After four very long months, “American Idol” has finally reached “finale week,” and there were a number of firsts. It was the first hour-long performance episode of the season (and how wonderfully refreshing!). It was the first time the contestants’ potential victory songs weren’t about achieving dreams while riding unicorns as they sail over rainbows. It was also the first time the judges gave strong opinions that distinguished how they felt about one contestant from how they felt about the other.
That last thing was a big surprise, and maybe it was too little, too late to have an impact. But maybe not. If the judges’ opinions have any influencing over the voting, we wouldn’t know it yet, but we’ll find out tomorrow. Because tonight, they clearly chose a favorite. And at this late point in the game, it almost seemed mean. In fact, it was like Randy Jackson, Jennifer Lopez and Steven Tyler had outright ganged up on Jessica Sanchez.
Let’s take a look at why, shall we? First off, the narrative of the battle was laid out, painting both Jessica and Phillip Phillips as more alike than not: “They shared the same drive, they shared the same fears, they shared the same dream,” the same excessive use of growling. The only distinction made was that “their stories began on opposite coasts.” (Although I wouldn’t think of Phillip’s Deep South hometown as a part of the East Coast, but whatever.) But the choices their teams made for them couldn’t be more different.
The first number was producer Simon Fuller’s selection. Jessica was given what should have been glory on a platter: Whitney Houston’s “I Have Nothing.” And if that was her only number of the night, she’d have had it in the bag. While it was her third Whitney song of the season, it was certainly one we wanted to hear. Huge notes for her huge voice, and she hit them spectacularly. Plus, per Jimmy Iovine’s past coaching, she carefully restrained her growl, only employing it at the most impactful moments.
Phillip, on the other hand, was given “Stand By Me,” rearranged acoustically and minus the jam band that usually follows him everywhere. It was a good move. He smiled and came across as more comfortable than usual. The song was short and simple, and coming after Jessica’s powerhouse, made her look almost like she overexerted. Here’s a person who could just strum a guitar, not really even carry a note, and be at least as effective a performer.
The judges declared Jessica the winner of round one. And before we could move on to round two, we had a visit from Jason Derulo, now conveniently without the bedazzled neck brace that had been the most interesting thing about him. Derulo came by to perform “Undefeated,” that song that Ryan Seacrest has been incessantly promoting all year but was most likely overlooked as a Coca-Cola ad, the lyrics of which America—whoever that is—voted on over the past few months. Good going, America. This overbearingly inspirational song certainly filled the void of the achieving-dreams-and-rainbows numbers. Derulo started out in a folding chair and it seemed like that’s where he was going to stay, but he did carefully do a little footwork, while scores of dancers around him did the stuff he probably would have if not for his injury. I won’t lie—I was a little nervous watching him move around the stage, fearful he’d pull something. It’s live TV, after all. And though nothing terrible happened, that possibility provided the dramatic tension the rest of the show was missing.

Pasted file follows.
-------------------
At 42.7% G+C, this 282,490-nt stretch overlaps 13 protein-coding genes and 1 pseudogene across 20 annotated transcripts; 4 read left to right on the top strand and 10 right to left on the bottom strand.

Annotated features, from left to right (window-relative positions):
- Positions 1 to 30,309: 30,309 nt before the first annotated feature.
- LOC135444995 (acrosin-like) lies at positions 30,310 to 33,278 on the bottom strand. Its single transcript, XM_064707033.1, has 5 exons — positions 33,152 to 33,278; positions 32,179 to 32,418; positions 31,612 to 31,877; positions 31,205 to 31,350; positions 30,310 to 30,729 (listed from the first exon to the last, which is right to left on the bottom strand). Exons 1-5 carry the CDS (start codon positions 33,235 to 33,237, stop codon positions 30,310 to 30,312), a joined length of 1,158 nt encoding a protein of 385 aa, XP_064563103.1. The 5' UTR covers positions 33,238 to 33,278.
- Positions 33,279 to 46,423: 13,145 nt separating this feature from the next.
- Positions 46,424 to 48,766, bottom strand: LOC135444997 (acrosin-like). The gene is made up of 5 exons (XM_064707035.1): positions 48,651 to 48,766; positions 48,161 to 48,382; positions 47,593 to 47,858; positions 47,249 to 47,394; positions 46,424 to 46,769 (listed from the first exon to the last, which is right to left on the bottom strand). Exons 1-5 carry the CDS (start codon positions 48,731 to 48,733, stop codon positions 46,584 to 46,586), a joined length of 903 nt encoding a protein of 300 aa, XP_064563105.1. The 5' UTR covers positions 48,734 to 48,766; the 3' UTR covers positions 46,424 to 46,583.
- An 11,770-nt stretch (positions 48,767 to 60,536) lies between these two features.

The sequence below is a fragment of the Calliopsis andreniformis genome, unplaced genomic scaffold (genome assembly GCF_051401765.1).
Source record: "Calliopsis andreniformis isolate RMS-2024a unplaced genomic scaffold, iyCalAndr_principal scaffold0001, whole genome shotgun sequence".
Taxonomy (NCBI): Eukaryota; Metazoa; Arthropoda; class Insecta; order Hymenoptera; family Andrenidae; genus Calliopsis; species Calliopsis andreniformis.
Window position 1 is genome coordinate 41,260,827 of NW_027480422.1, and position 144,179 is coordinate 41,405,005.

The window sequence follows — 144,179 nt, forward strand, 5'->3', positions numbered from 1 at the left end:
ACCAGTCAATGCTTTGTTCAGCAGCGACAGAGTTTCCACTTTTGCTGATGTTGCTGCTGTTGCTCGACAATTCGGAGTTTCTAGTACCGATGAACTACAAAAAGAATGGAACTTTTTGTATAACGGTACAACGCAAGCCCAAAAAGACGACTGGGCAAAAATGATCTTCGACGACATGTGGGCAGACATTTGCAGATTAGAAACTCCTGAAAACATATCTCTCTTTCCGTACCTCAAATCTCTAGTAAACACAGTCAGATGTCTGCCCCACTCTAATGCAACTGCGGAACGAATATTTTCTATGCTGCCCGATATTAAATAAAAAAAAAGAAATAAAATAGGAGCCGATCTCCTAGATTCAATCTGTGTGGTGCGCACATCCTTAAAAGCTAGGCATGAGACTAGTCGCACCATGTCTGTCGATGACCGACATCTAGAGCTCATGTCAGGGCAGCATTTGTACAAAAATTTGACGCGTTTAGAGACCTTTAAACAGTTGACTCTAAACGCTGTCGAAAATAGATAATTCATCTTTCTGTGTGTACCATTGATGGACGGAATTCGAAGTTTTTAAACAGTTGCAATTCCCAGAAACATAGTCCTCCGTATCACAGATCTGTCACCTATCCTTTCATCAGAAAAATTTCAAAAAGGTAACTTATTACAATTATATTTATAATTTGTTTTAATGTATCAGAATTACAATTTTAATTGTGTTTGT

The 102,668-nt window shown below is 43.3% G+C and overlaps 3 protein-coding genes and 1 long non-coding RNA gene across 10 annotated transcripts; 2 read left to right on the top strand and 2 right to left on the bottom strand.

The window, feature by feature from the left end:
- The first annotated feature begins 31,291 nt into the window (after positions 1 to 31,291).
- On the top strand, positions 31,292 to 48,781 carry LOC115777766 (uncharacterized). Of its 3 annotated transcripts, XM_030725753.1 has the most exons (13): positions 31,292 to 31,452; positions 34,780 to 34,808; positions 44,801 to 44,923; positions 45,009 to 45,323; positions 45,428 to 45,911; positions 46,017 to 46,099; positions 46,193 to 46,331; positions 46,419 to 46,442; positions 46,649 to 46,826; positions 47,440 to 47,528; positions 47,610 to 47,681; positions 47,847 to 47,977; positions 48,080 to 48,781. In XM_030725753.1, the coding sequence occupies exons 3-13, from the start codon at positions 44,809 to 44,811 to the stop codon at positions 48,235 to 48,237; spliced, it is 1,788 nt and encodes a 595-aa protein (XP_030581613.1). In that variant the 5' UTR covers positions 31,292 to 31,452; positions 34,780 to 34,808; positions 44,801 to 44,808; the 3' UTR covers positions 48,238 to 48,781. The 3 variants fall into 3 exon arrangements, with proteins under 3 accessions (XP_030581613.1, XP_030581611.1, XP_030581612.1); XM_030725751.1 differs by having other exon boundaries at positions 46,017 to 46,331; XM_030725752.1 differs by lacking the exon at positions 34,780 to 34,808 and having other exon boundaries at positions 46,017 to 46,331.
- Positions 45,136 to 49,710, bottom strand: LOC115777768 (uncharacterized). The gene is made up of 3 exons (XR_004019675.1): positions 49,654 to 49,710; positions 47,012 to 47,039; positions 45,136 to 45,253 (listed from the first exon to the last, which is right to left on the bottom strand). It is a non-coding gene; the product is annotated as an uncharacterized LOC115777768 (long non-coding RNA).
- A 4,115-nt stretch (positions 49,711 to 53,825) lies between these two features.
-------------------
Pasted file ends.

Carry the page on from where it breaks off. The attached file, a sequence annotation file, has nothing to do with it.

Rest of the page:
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The contestants got to choose their favorite song they’ve already performed this season, and Jessica made a bold move, selecting “The Prayer,” the number she sang for the judges in Vegas that convinced them to send her to the Top 24. Since we never really got to see her do it (since Jessica was largely ignored during the audition episodes—why is that again?), it was like a whole new number. I happen to think it was a smart move, giving us something fresh, but that she knows was a success. But maybe she should have done “Sweet Dreams,” her first non-Whitney standout of the season. It was old enough that it wouldn’t feel repetitive, and it really cemented Jessica as a finalist-caliber performer.